Laura Goetz

Early Career Tenure-track Researcher, Translational Genomics Research Institute

3 active projects

Chemoprevention in CRC and Breast Ca

Previous studies have shown that the drugs metformin, statins and aspirin all may have chemoprotective effects on cancer. However, other studies have shown that the effects are mitigated when other variables and accounted for. The research in animal models have…

Scientific Questions Being Studied

Previous studies have shown that the drugs metformin, statins and aspirin all may have chemoprotective effects on cancer. However, other studies have shown that the effects are mitigated when other variables and accounted for. The research in animal models have shown that there is a mechanistic reasoning behind the drug eliciting chemoprotective effects. Some studies have suggested that statins and metformin make work together to assert their effect. To date most of the studies have been in predominant population with European ancestry. Our primary goal is to determine if there is a chemoprotective effect seen with metformin, statins and aspirin. The secondary goal is to determine how these drugs in combination may change this relationship. These studies have predominant focused on colorectal and breast cancer.

Project Purpose(s)

  • Population Health

Scientific Approaches

For this study we will first determine if in the dataset we find any correlation between the drugs and prevention of colorectal or breast cancer. Then we plan to create a model to control for patient factors that may influence the relationship between the medication and cancer. Finally, we will create a model to determine how the medication may influence each other’s effect. To do this we will need to look at all patients that have electronic medical records data available. We will make a control set of adults that are 50 years old or older at the current time and have not taken metformin, statin or aspirin. We will then identify patients 50years old or older that have taken individually or in combination: metformin, statins and aspirin.

Anticipated Findings

We hope to find a positive correlation between the use of the medication and decreased cancer risk. This would contribute to the current literature because this study would be done on the most diverse population. This would add to the growing body of literature that these drugs may have chemoprotective effects.

Demographic Categories of Interest

  • Age

Research Team

Owner:

  • Laura Goetz - Early Career Tenure-track Researcher, Translational Genomics Research Institute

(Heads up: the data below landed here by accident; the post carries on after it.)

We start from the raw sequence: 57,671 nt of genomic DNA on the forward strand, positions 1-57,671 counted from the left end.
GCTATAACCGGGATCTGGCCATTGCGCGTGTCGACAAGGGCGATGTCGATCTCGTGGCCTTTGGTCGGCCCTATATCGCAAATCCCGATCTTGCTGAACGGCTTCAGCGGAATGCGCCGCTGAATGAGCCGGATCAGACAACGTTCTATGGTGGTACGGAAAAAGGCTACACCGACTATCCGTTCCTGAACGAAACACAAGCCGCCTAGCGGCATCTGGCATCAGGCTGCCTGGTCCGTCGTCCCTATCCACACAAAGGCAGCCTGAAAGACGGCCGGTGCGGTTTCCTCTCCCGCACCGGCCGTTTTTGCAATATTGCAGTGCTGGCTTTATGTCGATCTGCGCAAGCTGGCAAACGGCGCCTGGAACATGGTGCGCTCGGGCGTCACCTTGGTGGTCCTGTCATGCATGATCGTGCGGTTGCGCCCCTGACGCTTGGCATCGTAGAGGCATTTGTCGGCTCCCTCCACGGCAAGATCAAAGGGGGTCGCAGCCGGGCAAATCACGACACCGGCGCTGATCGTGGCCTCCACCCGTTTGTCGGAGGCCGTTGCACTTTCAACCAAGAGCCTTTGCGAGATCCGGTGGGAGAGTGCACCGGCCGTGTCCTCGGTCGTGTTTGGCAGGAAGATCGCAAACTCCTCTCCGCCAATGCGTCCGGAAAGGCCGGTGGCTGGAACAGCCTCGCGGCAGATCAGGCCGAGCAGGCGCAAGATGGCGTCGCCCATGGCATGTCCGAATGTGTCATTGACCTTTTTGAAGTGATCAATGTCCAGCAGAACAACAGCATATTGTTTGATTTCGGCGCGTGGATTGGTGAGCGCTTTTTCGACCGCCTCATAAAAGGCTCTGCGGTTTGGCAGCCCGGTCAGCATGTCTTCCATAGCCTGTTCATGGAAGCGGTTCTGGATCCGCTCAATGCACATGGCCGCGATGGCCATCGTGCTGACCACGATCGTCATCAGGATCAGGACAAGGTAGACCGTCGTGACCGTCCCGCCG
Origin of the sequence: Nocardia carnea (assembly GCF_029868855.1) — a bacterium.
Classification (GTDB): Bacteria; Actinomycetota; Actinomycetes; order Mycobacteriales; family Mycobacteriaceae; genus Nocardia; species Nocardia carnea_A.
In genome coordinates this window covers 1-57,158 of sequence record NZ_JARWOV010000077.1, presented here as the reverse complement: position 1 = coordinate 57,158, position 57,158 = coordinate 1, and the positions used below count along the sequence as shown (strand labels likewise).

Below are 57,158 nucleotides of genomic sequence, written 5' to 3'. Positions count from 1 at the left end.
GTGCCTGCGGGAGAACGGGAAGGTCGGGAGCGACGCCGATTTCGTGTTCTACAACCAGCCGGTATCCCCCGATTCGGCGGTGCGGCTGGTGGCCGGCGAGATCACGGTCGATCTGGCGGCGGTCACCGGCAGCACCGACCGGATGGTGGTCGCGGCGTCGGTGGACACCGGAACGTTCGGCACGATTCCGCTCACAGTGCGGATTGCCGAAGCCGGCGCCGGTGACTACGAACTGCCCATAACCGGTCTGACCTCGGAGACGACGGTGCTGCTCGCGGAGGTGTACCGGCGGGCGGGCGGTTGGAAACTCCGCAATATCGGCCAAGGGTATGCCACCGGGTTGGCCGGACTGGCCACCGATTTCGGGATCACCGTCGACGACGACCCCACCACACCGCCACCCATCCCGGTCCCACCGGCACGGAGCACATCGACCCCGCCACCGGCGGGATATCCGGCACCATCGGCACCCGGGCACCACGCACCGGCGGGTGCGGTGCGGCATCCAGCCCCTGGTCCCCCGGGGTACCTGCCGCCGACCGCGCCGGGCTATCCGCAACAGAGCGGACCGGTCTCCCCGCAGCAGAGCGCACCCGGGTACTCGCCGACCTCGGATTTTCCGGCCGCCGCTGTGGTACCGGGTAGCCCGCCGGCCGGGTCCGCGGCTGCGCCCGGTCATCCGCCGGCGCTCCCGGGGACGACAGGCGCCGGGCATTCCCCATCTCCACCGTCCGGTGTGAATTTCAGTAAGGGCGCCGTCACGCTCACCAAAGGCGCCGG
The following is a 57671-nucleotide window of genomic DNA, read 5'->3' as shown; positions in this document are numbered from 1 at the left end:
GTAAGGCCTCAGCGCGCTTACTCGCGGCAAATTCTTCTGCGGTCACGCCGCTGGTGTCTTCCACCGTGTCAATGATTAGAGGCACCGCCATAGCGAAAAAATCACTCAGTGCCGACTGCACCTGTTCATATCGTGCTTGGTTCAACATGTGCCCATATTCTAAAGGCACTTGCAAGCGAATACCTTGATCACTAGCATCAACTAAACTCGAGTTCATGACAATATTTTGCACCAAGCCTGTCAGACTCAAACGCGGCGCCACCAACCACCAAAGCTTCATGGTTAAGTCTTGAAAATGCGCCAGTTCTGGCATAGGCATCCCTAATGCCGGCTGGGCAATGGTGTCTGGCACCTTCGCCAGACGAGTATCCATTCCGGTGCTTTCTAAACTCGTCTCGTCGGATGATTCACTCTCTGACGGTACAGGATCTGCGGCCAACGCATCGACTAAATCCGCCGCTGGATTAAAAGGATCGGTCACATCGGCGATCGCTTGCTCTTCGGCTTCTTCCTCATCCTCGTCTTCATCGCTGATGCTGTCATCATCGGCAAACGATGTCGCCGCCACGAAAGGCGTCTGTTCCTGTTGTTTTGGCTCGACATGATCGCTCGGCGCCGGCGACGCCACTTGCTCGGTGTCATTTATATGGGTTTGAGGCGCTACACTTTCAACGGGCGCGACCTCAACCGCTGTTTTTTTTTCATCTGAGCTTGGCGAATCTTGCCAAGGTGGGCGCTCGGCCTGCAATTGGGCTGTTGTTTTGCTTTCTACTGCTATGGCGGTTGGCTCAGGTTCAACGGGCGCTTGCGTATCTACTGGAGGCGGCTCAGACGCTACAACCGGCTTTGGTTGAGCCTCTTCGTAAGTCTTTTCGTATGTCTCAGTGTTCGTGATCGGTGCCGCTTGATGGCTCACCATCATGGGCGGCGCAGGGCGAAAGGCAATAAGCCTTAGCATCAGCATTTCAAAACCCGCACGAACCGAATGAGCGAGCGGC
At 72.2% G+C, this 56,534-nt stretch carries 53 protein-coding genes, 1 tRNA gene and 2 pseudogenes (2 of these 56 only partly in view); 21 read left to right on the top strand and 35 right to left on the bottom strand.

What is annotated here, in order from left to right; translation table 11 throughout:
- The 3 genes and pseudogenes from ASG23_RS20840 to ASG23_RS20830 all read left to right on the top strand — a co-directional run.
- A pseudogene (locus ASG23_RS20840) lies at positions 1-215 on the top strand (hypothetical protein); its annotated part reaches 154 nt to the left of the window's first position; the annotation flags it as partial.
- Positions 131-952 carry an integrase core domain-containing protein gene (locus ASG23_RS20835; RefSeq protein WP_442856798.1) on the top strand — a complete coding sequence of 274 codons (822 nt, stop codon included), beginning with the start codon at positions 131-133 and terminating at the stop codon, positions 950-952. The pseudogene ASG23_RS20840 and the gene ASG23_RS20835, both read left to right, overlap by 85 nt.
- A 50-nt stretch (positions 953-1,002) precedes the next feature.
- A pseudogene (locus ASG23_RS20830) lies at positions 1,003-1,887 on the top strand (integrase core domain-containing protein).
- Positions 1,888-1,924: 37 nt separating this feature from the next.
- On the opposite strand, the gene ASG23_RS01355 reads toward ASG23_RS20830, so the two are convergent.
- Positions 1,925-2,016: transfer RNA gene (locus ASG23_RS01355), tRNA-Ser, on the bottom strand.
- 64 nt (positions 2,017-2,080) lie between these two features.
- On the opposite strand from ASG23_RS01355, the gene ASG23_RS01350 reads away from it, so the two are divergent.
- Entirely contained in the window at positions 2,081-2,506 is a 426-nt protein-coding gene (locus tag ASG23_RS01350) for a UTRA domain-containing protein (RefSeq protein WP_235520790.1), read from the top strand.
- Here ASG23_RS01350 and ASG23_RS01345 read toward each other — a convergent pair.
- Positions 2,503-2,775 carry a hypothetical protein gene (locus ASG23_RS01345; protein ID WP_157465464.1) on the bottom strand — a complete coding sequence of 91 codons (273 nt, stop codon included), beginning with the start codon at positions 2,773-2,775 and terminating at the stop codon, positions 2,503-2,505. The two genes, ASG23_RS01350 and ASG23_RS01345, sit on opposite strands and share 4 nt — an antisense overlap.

• Chelsea Isom - Other, University of California, San Diego

Collaborators:

  • Francis Ratsimbazafy - Other, All of Us Program Operational Use

Duplicate of How to Get Started with Registered Tier Data

We recommend that all researchers explore the notebooks in this workspace to learn the basics of All of Us Program Data. What should you expect? This notebook will give you an overview of what data is available in the current…

Scientific Questions Being Studied

We recommend that all researchers explore the notebooks in this workspace to learn the basics of All of Us Program Data.

What should you expect? This notebook will give you an overview of what data is available in the current Curated Data Repository (CDR). It will also teach you how to retrieve information about Electronic Health Record (EHR), Physical Measurements (PM), and Survey data.

Project Purpose(s)

  • Educational
  • Methods Development
  • Other Purpose (This is an All of Us Tutorial Workspace. It is meant to provide instruction for key Researcher Workbench components and All of Us data representation.)

Scientific Approaches

This Tutorial Workspace contains two Jupyter Notebooks (one written in Python, the other in R). Each notebook is divided into the following sections:

1. Setup: How to set up this notebook, install and import software packages, and select the correct version of the CDR.
2. Data Availability Part 1: How to summarize the number of unique participants with major data types: Physical Measurements, Survey, and EHR;
3. Data Availability Part 2: How to delve a little deeper into data availability within each major data type;
4. Data Organization: An explanation of how data is organized according to our common data model.
5. Example Queries: How to directly query the CDR, using two examples of SQL queries to extract demographic data.
6. Expert Tip: How to access the base version of the CDR, for users that want to do their own cleaning.